Since 2000, disasters have affected 2.7 billion people resulting in $1.3 trillion in economic losses and 1.1 million deaths. An estimated 526,000 people die violently every year including 55,000 who lose their lives in conflicts.
UNISDR, the UN Office for Disaster Risk Reduction, says that 75% of the top 40 recipients of humanitarian aid – including 11 African countries – are still experiencing conflict or have recently emerged from conflict, and all are vulnerable to a range of natural hazards, particularly floods.
UNISDR Chief Margareta Wahlström said: “Countries recovering from, or still experiencing, conflict are also exposed to natural hazards. They receive 90% of all humanitarian aid but only 1% of the development aid they receive is for disaster risk reduction. This shows we have not yet understood the links between conflict and fragility when it comes to investing in resilience in countries faced with the effects of disasters and conflict.”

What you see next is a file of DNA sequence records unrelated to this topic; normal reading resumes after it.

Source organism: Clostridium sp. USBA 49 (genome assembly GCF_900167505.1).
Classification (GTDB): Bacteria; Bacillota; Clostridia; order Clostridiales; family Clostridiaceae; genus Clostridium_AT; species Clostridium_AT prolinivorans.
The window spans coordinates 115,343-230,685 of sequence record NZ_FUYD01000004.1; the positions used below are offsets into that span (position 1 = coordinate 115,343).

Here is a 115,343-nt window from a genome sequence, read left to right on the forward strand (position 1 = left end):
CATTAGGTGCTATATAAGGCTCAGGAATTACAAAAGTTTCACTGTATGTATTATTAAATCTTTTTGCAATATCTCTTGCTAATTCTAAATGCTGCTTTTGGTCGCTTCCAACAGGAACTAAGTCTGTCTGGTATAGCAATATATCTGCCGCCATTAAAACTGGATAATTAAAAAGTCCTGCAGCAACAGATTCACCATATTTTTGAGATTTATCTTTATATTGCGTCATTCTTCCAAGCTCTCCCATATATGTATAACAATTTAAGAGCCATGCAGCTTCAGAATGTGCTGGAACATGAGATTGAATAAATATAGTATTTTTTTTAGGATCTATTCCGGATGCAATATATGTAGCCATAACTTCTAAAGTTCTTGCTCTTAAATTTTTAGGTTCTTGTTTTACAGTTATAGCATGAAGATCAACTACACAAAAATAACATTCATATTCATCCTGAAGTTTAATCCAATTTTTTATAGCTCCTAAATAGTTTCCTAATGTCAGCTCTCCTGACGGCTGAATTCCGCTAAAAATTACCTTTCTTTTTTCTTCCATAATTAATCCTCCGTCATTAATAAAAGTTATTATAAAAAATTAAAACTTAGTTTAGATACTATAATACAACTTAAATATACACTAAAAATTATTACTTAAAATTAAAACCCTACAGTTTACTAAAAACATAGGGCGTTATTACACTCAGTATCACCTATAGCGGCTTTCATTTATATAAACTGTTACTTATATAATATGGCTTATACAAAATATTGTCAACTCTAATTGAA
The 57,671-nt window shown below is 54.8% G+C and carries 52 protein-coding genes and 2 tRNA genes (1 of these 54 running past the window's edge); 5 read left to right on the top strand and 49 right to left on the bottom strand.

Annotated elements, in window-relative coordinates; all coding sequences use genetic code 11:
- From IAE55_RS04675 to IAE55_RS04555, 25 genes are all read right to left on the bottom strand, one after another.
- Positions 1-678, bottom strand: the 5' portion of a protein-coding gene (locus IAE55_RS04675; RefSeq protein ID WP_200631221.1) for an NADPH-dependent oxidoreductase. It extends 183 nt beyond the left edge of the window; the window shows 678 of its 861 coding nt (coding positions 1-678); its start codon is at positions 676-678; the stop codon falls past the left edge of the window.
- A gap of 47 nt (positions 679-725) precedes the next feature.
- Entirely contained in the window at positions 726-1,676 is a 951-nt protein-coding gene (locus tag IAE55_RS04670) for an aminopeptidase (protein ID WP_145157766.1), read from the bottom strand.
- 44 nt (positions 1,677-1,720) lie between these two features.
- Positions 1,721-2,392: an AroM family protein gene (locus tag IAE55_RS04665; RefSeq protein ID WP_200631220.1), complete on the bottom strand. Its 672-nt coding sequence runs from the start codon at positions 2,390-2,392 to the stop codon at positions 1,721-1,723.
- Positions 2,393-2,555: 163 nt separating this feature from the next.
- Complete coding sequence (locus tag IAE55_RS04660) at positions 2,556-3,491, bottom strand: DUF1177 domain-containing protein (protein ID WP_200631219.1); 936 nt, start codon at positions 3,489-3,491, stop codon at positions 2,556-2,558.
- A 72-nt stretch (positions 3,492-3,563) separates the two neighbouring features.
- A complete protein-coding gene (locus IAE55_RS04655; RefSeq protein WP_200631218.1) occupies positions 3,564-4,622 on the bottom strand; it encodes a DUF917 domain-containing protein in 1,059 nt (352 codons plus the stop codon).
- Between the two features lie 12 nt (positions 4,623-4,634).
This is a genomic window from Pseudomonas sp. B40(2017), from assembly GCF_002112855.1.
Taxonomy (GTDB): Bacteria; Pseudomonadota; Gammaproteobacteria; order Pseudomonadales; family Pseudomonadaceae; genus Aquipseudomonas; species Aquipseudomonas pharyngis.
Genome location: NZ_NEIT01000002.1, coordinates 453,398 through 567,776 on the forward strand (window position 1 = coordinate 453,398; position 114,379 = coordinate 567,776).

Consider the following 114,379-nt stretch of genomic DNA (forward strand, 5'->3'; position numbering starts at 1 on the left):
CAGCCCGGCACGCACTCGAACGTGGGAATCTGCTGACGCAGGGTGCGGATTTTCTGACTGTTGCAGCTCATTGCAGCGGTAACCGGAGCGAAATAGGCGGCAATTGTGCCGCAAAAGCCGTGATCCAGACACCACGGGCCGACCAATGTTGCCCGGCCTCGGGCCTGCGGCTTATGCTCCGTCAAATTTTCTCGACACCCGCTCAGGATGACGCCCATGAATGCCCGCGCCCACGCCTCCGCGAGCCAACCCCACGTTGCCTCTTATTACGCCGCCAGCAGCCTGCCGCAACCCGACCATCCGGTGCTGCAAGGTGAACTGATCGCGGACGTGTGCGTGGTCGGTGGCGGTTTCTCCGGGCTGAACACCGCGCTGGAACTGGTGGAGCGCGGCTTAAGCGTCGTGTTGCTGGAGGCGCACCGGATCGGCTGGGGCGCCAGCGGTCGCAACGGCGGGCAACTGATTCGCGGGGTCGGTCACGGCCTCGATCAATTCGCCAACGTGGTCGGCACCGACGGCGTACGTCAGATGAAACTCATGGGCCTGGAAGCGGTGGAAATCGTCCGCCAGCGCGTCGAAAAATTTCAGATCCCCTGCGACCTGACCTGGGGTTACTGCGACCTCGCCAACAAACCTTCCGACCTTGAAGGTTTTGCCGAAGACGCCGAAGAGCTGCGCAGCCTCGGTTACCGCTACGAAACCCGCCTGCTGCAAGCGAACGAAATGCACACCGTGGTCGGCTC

The two-day event in Monrovia is expected to explore possible goals, targets and indicators that will help strengthen a global coalition of partners to advocate for a deeper understanding of the impact of conflict, violence and fragility in the post-2015 development agenda.
“The Monrovia consultation presents an important opportunity to consider how to ensure that issues of peace and security are embedded within the post 2015 development framework,” the Assistant Administrator and Director of UNDP’s Bureau for Crisis Prevention and Recovery, Jordan Ryan, said. “For development to be sustainable, it needs not only to build peace but also address armed conflict, fragility, and organized violence.